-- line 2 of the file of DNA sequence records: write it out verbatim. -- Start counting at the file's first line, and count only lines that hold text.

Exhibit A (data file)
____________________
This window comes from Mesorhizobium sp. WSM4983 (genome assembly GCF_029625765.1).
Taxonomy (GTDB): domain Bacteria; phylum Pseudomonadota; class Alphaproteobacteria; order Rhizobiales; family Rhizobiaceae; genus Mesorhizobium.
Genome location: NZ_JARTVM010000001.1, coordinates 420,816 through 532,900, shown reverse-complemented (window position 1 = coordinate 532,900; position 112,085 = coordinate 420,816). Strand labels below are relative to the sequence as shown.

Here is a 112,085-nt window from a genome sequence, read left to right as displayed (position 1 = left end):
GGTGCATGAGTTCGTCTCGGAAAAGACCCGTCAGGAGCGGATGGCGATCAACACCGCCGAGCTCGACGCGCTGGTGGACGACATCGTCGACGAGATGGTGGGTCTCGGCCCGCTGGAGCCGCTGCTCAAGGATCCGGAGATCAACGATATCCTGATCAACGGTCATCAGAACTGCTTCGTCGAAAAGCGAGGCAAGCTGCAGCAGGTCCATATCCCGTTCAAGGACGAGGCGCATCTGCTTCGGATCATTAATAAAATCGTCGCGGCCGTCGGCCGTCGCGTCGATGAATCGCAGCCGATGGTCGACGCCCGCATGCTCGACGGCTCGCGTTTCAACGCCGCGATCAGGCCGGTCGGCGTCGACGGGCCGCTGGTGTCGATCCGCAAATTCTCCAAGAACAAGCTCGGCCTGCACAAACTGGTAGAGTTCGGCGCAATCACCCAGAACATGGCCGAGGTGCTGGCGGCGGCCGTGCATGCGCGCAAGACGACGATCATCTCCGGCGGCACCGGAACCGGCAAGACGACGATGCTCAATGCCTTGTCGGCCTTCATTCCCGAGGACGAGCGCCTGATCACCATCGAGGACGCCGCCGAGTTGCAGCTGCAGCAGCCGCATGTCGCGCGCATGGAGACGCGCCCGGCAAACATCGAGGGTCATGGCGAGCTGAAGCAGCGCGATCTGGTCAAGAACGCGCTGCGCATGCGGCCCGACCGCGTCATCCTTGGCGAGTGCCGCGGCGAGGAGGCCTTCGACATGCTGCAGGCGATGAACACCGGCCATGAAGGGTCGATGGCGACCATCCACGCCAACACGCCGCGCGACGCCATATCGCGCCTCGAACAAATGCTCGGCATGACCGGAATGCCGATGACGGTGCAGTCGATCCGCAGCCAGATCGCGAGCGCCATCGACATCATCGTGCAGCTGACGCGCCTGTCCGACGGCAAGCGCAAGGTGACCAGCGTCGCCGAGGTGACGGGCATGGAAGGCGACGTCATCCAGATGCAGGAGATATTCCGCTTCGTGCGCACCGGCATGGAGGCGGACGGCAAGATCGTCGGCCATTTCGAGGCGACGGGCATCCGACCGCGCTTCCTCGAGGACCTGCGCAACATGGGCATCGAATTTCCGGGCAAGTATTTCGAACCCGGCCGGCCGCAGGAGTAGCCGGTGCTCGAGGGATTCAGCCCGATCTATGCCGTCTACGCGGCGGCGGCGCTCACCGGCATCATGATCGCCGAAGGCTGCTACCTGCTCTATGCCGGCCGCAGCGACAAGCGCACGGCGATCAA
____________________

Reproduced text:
Taxonomy (GTDB): domain Bacteria; phylum Pseudomonadota; class Alphaproteobacteria; order Rhizobiales; family Rhizobiaceae; genus Mesorhizobium.